Lynn P. Roppolo, MD, remembers years ago when emergency department staff, including doctors and nurses, would be physically assaulted almost weekly.
Roppolo works in the emergency department at Parkland Hospital and Children’s Medical Center and is a professor in the Department of Emergency Medicine at UT Southwestern. Parkland’s ED is one of the busiest EDs in the country with more than 240,000 patient visits annually.
According to Roppolo, a common scenario typically consisted of a patient escalating into a violent rage and several staff and security would have to hold them down to administer calming medications. Restraints and medications were often the first line of defense to control severely agitated and potentially violent behaviors.
Roppolo, first author on the review, “Improving the Management of Acutely Agitated Patients in the Emergency Department Through Implementation of Project BETA (Best Practices in the Evaluation and Treatment of Agitation),” published last year in the Journal of the American College of Emergency Physicians Open, said she has completely changed her approach to agitated ED patients and has witnessed only one physical assault in the last five years because of it.
In an interview with Nurse.com, Roppolo said her turning point came after reading the series of articles called, “Best Practices in the Evaluation and Treatment of Agitation (BETA),” which were written by experts in emergency medicine and psychiatry and published in the Western Journal of Emergency Medicine in 2012.
From the articles, she learned:
- The power of de-escalation in reducing acute agitation
- Risk assessment, which should dictate the best management strategies
- The antiquated approach of “restrain and medicate” should be the last resort
- How to safely control the behavior of a severely agitated patient if restraint and calming medications are necessary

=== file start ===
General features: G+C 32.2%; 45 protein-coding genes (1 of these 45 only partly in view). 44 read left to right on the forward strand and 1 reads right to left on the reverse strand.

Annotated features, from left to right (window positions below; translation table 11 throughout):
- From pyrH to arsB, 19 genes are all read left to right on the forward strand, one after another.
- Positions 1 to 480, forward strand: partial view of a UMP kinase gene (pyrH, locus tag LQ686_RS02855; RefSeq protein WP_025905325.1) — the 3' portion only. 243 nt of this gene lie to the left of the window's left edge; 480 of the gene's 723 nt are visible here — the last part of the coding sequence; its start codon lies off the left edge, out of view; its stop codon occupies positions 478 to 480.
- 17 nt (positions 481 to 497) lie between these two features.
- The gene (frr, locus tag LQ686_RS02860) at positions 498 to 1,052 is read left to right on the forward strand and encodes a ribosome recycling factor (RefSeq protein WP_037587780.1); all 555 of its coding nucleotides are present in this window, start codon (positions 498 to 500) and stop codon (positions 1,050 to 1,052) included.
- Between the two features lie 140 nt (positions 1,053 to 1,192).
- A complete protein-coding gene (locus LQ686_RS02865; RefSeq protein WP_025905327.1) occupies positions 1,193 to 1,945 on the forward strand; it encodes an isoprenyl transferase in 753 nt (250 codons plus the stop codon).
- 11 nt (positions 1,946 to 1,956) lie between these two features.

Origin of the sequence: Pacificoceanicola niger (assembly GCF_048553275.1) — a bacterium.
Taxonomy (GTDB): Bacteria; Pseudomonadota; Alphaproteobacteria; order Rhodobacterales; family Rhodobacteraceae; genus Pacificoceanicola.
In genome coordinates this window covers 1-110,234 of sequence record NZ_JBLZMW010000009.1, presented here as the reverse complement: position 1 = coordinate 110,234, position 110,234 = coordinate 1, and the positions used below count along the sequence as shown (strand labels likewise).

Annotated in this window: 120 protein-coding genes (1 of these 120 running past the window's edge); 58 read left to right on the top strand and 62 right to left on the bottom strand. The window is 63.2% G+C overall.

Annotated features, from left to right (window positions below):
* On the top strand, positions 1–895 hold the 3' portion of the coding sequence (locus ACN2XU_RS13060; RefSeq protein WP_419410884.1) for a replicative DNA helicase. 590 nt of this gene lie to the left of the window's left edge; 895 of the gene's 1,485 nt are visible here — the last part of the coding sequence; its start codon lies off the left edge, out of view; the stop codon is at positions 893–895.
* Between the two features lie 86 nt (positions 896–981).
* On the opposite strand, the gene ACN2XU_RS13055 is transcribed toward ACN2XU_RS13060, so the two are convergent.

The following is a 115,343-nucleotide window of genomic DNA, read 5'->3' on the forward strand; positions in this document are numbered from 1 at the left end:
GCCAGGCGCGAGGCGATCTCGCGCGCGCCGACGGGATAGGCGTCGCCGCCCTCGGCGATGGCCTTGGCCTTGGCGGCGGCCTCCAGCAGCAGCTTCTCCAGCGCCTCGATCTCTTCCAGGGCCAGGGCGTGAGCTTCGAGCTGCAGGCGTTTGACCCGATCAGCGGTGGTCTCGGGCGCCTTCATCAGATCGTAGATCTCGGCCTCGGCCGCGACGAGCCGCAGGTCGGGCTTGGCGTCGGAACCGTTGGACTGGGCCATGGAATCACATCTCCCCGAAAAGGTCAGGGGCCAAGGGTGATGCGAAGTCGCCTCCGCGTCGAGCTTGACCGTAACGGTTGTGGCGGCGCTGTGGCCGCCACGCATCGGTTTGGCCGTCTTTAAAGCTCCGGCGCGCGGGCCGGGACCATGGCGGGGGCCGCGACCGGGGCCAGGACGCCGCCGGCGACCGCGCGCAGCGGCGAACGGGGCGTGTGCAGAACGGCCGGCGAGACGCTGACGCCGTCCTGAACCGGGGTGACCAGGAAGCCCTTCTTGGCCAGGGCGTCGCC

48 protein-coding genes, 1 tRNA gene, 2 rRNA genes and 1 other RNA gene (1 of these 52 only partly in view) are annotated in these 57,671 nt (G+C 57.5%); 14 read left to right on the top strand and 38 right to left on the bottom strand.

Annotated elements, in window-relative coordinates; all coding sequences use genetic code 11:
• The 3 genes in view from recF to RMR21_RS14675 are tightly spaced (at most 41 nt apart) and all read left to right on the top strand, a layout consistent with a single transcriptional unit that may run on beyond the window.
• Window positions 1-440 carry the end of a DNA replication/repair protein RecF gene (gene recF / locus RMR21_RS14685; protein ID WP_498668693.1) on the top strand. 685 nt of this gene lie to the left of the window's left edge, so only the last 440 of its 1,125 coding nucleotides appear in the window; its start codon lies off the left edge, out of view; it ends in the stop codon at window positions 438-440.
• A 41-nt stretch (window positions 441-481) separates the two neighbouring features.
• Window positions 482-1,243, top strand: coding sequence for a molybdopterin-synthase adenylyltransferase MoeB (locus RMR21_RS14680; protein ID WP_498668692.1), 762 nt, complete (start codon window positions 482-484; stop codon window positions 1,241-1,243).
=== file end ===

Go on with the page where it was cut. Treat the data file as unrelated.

“De-escalation is a type of conflict resolution or crisis resolution. It is a combination of strategies and techniques used to reduce a patient’s anxiety, agitation, and aggression,” said Tiffany Carder MSN, RN, CEN, Clinical Nurse Educator, Emergency Services at Parkland Health and Hospital System, and an author on the review with Roppolo.
Although different approaches and acronyms exist to guide de-escalation, Roppolo has a commonsense approach that she has used with success.
“De-escalation requires empathy, compassion, kindness, partnering, understanding, and a sincere willingness to help,” Roppolo said. “Try to understand why the patient in front of you is agitated and treat them like you would want to be treated if you were in their shoes.”
Patients are often frightened and paranoid, so one verbal approach is to repeatedly tell them that they are safe and you want to help. Nonverbal communication is just as important as what a nurse says and should relay the same message, according to Roppolo.
The goal is to bring a patient to a state where the staff can safely provide care. However, sometimes the best practices aren’t always in place. Australian suthors of the 2021 paper, “Exploring Staff Experiences: A Case for Redesigning the Response to Aggression and Violence in the Emergency Department,” published in the International Emergency Nursing journal, wrote, “Our findings show that there are no guidelines for: assessing the risk of an agitated patient, best practice de-escalation techniques, when exactly to call a Code Black, and the predetermined allocation of staff roles for patient restraint.”
The lack of a systematic, coordinated approach for a Code Black — which is the name for the responses of healthcare staff and security personnel to actual or potential verbal and physical aggression or violence by patients, families, or other visitors towards healthcare staff — can lead to confusion.
“When poorly managed, this placed healthcare staff, security personnel, and patients at serious risk and had a negative impact on staff wellbeing,” the authors wrote. ”
Assess the Agitation Level
One of the first steps in de-escalation for nurses and other staff is to assess a patient’s level of agitation. The higher the level of agitation, the greater the risk for violent behavior.
There are scales for measuring agitation levels, including the Behavioral Assessment Rating Scale (BARS), in which a normal-acting person is a 4, mildly agitated is 5, moderately agitated is 6, and severely agitated is 7.
Hospital security needs to be contacted immediately for patients who are severely agitated or escalating to assist with de-escalation or with physical restraint, according to Roppolo.
Risk assessment and de-escalation take place simultaneously. Sometimes de-escalation is relatively easy, according to Roppolo. People might be mildly agitated after waiting in the ED for prolonged periods of time, for example. Simply letting patients talk about what is bothering them and addressing the problem will likely prevent escalation.